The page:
Monday, May 05, 2008

nation and capital

The plastic flag arrived as part of the weekend newspaper, courtesy of The Workers' Bank, the second largest bank in Israel . I opened the wrapping to see if they put their logo on the flag; they did, of course, albeit discretely, on the edge. Still noticeable. Of course, an advertisment capmaign is what it is, useless without brand characteristics.

The Workers' Bank was founded by the Zionist trade unions in Palestine in 1921, "to serve the interests of the Jewish working class". Jumping forward to 1983, the merry days of hyper-inflation, a bubbly stock exchange and the Lebanon War, the bank is nationalised by the government a minute before it goes bust. Fast forward again to the 1990s, the happier days of globalisation and the Oslo process, capitalism take 2, it is sold off to a Israeli-American billioner.

Money is the radical leveller that does away with all distinction, turns solid traditions to air and destroys borders, tells us Marx. But capitalism and nationalism, although ultimately at odds with one another, always found temporary living arrangements allowing mutual advantages. National trade barriers may be bad for business, but nationalist sentiments are good, as they provide many themes for hard-working copywriters. Patriotism sells.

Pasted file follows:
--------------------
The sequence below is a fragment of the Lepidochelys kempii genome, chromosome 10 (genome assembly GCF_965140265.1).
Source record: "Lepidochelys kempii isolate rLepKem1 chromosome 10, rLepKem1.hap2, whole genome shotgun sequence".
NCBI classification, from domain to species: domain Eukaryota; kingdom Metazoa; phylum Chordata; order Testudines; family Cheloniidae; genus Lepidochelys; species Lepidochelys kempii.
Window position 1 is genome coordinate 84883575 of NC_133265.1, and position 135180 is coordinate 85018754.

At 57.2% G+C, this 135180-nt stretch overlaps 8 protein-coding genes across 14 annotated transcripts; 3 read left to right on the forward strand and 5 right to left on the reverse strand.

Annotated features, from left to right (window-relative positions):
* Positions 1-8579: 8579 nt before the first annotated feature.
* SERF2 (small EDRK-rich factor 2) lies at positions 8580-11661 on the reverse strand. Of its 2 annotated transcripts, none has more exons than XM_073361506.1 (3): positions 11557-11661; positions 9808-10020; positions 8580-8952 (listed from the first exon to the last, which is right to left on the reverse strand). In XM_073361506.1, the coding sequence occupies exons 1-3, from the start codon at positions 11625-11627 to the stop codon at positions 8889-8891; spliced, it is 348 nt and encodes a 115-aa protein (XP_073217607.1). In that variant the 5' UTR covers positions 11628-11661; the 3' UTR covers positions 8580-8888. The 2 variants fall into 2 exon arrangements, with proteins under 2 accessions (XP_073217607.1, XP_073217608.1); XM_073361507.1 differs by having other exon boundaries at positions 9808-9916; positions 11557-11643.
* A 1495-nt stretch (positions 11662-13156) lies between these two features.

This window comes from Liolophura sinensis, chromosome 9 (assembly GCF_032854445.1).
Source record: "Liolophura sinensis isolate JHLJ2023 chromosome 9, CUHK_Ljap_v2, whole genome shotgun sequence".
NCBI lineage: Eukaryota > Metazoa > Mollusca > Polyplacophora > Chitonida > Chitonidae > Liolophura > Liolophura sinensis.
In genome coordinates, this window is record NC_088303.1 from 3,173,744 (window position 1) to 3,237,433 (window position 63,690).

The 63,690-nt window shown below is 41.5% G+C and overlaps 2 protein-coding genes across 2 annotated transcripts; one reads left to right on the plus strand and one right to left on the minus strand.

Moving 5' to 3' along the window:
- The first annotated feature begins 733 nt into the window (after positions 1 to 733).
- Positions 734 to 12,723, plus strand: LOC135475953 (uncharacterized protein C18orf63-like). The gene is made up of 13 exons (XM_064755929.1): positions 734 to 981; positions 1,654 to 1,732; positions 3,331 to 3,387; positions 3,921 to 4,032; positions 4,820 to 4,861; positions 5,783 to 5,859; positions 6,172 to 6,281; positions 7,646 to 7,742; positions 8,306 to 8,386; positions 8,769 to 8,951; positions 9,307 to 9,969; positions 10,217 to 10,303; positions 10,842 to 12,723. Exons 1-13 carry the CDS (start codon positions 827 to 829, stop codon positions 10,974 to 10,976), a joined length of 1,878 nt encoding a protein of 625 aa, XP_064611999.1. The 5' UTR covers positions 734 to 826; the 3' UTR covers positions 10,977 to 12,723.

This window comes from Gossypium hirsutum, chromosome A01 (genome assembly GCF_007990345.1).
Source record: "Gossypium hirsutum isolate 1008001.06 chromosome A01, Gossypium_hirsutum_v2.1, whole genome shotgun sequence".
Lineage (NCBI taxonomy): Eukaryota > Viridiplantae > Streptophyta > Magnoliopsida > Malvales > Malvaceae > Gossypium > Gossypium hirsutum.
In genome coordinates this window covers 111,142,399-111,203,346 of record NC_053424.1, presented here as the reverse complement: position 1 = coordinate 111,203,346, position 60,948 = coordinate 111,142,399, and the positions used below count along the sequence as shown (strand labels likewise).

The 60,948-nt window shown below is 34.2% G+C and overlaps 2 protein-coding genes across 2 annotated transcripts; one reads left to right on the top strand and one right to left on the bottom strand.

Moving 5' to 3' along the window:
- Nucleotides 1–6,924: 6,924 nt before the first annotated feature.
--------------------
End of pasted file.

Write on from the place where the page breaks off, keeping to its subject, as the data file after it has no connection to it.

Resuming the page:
The Workers' Bank flag is benign compared with the sticker issued by its main competitor - the National Bank - during the 2006 Lebanon War. "We Will Win" said the sticker, in the bank's recognisable corporate graphic style - good taste prvented them from putting their logo on it. Just imagine, "The Lebanon War - brought to you by Israel's leading bank, also offering you highly attractive loans". The sticker was distributed through the weekend papers a week after the war started. It borrowed its highly original moto from a speech by the prime minister.

These "we will win" stickers are very rare to come by now; they were peeled off cars' bumpers quickly after the war ended, when it became clear that we lost, or not really won, or were not really sure what winning meant in the first place. The bank, in any case, lost US$ 0.5 million on this advertisment fiasco. One should choose more carefully the right war to cheer.


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